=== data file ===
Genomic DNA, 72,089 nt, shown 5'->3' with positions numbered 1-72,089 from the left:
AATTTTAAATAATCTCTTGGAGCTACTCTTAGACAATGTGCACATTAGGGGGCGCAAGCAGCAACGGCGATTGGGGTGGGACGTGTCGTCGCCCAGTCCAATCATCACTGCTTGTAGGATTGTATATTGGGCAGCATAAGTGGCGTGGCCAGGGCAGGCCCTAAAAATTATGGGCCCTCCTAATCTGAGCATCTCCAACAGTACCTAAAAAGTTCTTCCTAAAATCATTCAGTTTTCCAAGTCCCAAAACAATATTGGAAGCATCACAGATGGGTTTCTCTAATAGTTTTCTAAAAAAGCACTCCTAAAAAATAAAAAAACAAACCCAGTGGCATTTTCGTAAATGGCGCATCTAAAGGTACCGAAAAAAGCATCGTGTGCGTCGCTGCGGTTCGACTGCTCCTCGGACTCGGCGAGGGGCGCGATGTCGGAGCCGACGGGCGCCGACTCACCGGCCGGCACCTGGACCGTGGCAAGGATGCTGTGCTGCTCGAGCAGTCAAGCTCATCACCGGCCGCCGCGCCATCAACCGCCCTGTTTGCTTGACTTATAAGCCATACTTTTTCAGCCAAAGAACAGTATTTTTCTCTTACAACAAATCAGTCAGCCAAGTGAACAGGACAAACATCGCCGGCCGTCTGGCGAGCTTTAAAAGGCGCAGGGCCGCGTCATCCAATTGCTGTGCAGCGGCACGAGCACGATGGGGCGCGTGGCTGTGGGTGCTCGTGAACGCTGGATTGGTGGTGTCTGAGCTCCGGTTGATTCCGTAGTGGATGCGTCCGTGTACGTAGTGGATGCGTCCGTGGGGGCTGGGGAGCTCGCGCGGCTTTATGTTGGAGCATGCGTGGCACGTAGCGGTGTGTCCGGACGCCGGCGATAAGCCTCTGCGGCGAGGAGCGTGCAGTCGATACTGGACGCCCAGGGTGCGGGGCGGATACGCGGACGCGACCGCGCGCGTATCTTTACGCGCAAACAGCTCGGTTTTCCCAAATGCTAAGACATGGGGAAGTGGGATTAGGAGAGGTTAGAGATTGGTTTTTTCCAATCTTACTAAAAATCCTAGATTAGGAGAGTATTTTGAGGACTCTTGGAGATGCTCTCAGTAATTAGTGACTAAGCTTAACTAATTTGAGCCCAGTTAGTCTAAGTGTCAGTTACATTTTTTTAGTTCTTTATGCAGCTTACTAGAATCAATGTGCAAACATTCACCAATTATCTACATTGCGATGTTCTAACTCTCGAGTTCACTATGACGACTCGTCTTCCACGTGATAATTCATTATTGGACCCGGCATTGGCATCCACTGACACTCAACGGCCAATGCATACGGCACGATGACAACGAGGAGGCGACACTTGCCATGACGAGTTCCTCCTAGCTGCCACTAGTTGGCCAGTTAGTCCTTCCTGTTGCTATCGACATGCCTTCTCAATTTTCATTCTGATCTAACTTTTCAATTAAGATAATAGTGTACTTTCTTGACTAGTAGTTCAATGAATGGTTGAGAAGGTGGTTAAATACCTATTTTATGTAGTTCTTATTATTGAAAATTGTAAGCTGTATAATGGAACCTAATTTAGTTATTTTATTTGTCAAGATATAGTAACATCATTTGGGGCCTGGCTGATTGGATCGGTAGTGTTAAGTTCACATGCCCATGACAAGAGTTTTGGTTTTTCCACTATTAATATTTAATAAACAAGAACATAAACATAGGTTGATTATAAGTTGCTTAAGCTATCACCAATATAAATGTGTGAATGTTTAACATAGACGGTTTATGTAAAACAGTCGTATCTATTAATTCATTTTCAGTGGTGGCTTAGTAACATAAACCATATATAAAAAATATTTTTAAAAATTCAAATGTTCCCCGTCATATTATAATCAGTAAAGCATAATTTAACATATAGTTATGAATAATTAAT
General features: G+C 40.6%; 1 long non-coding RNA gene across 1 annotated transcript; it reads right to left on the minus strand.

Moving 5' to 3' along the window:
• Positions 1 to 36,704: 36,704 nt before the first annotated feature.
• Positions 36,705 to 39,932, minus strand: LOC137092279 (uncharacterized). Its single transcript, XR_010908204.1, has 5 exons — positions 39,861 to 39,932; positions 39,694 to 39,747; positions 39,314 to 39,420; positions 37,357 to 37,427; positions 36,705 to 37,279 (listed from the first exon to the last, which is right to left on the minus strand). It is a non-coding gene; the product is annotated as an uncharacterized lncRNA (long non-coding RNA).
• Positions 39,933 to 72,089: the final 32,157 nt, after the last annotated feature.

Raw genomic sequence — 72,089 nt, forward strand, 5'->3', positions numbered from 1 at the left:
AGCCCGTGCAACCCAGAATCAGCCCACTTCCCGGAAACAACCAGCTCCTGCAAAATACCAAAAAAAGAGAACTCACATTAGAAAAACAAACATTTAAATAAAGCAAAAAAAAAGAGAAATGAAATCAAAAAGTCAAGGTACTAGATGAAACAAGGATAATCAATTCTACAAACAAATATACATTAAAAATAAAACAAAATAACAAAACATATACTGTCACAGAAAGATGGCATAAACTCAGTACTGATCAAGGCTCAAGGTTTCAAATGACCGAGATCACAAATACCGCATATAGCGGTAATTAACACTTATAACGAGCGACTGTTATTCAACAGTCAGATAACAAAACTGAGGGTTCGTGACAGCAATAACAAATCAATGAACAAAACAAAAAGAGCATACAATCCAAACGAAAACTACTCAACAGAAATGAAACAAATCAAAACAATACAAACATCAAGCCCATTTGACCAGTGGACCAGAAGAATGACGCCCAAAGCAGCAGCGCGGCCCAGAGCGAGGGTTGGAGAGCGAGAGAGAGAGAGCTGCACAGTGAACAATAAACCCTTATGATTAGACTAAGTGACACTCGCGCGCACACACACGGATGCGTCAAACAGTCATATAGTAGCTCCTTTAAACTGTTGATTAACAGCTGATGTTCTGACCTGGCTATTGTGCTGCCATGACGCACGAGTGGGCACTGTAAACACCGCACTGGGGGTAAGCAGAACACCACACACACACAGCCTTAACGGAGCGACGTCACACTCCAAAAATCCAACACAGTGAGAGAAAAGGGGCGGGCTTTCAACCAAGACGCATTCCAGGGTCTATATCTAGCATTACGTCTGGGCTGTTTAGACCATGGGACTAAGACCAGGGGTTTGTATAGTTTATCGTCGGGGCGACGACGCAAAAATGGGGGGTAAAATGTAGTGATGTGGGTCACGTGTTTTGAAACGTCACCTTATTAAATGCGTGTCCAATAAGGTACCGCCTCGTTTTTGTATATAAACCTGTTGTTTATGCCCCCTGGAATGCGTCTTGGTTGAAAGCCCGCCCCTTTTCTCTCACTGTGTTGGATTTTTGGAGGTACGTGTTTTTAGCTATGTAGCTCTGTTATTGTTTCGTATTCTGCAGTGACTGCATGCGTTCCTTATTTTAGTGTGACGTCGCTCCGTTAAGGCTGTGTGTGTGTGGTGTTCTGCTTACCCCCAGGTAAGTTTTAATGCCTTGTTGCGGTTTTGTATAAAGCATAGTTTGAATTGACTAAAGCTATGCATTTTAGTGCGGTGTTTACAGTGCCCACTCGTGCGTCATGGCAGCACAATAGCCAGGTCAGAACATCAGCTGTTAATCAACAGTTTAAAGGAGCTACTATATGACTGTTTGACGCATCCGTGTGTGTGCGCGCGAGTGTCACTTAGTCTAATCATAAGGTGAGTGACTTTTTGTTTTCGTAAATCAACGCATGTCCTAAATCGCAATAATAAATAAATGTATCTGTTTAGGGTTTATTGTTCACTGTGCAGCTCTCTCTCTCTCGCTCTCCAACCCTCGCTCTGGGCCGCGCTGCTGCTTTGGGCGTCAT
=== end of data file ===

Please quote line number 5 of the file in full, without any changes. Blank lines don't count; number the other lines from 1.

• Positions 1 to 36,704: 36,704 nt before the first annotated feature.